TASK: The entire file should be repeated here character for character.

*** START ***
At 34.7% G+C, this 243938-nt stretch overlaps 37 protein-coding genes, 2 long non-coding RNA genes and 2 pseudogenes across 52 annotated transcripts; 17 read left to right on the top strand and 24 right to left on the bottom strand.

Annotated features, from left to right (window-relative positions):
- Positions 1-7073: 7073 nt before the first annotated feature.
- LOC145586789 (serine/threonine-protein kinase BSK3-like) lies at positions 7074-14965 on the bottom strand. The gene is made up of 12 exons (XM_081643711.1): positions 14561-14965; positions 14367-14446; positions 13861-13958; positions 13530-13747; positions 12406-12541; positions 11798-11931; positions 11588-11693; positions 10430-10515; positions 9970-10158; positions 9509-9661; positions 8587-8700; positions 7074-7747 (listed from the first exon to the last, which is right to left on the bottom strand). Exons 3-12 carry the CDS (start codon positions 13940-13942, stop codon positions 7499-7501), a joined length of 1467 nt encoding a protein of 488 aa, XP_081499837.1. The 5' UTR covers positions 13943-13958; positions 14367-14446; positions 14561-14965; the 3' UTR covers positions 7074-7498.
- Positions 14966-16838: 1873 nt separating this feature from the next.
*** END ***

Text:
At 34.7% G+C, this 243938-nt stretch overlaps 37 protein-coding genes, 2 long non-coding RNA genes and 2 pseudogenes across 52 annotated transcripts; 17 read left to right on the top strand and 24 right to left on the bottom strand.

Annotated features, from left to right (window-relative positions):
- Positions 1-7073: 7073 nt before the first annotated feature.
- LOC145586789 (serine/threonine-protein kinase BSK3-like) lies at positions 7074-14965 on the bottom strand. The gene is made up of 12 exons (XM_081643711.1): positions 14561-14965; positions 14367-14446; positions 13861-13958; positions 13530-13747; positions 12406-12541; positions 11798-11931; positions 11588-11693; positions 10430-10515; positions 9970-10158; positions 9509-9661; positions 8587-8700; positions 7074-7747 (listed from the first exon to the last, which is right to left on the bottom strand). Exons 3-12 carry the CDS (start codon positions 13940-13942, stop codon positions 7499-7501), a joined length of 1467 nt encoding a protein of 488 aa, XP_081499837.1. The 5' UTR covers positions 13943-13958; positions 14367-14446; positions 14561-14965; the 3' UTR covers positions 7074-7498.
- Positions 14966-16838: 1873 nt separating this feature from the next.